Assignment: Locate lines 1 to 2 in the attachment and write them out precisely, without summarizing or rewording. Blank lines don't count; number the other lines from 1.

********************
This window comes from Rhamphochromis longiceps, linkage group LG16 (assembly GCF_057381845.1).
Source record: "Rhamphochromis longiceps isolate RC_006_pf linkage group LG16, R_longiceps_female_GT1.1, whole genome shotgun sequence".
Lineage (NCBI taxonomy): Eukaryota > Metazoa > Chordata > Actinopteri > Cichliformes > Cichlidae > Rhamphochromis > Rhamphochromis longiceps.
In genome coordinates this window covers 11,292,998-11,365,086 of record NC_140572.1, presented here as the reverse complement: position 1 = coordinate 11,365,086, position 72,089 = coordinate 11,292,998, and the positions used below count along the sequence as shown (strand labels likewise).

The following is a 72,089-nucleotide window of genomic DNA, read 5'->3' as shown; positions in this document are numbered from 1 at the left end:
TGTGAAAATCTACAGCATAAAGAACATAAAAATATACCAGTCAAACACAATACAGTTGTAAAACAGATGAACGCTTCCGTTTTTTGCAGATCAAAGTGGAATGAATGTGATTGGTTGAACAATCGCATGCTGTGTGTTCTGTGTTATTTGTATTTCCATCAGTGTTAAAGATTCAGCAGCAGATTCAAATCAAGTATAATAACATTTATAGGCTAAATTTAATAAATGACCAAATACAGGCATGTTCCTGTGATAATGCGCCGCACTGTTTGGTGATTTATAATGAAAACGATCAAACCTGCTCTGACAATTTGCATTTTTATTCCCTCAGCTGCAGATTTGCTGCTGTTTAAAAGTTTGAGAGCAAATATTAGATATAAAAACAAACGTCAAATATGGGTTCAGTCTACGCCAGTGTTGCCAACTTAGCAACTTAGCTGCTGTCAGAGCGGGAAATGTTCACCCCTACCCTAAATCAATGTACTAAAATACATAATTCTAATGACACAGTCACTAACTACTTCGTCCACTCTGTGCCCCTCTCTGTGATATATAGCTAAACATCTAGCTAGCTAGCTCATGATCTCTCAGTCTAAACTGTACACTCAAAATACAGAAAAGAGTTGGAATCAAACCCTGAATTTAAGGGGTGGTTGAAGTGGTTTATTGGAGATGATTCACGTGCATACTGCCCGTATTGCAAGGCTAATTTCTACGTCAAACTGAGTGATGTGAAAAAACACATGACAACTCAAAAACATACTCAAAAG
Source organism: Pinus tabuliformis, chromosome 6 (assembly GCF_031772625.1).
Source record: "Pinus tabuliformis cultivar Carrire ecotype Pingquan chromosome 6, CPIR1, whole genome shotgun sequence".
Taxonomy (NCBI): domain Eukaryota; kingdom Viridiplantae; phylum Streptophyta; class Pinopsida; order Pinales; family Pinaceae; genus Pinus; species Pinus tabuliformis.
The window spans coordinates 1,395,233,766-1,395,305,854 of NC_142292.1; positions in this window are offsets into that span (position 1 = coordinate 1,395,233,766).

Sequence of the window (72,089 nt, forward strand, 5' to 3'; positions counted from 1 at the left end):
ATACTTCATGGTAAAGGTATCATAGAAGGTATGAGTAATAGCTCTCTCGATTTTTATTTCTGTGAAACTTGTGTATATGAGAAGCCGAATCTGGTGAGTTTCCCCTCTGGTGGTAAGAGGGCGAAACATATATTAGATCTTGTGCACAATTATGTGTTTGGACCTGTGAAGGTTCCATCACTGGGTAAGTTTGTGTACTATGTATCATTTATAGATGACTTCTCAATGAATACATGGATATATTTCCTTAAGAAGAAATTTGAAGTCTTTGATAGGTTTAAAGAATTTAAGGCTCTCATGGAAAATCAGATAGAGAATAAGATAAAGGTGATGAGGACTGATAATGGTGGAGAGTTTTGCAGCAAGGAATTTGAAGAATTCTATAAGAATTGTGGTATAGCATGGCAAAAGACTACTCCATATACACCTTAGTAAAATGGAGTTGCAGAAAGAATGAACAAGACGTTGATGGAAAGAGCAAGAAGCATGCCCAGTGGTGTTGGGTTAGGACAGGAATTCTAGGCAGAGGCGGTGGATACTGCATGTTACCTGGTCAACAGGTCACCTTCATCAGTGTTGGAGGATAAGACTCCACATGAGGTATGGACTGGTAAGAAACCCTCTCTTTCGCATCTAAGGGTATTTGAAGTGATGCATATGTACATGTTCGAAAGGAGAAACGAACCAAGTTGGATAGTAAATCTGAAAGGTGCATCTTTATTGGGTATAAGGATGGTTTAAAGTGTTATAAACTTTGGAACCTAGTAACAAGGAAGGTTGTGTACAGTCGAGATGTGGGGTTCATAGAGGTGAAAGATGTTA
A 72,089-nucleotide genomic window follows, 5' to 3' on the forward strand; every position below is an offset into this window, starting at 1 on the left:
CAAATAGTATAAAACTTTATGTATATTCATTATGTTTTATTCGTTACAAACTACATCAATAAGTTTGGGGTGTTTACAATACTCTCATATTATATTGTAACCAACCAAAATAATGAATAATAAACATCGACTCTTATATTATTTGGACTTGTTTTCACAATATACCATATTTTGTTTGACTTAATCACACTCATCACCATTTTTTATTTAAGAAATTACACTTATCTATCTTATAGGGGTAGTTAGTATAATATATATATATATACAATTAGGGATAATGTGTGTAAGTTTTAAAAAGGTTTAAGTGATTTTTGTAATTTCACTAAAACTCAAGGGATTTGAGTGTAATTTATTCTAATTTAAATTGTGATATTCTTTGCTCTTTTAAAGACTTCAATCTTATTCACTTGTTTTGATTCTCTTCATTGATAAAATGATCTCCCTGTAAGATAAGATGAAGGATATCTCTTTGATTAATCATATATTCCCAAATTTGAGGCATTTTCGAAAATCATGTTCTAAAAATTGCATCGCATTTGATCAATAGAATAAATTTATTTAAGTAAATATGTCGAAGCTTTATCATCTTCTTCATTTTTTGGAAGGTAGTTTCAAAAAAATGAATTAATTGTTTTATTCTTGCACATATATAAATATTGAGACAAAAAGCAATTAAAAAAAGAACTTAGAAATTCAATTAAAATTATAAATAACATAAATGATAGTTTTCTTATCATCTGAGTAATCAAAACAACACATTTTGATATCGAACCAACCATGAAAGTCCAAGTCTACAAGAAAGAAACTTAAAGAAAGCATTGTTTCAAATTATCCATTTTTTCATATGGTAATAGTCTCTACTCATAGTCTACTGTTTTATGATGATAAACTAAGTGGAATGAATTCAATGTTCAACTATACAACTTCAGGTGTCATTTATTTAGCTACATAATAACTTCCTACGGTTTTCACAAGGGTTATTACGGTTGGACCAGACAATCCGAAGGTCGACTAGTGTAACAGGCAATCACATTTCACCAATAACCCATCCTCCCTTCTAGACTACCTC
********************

This window comes from Rhamphochromis longiceps, linkage group LG16 (assembly GCF_057381845.1).
Source record: "Rhamphochromis longiceps isolate RC_006_pf linkage group LG16, R_longiceps_female_GT1.1, whole genome shotgun sequence".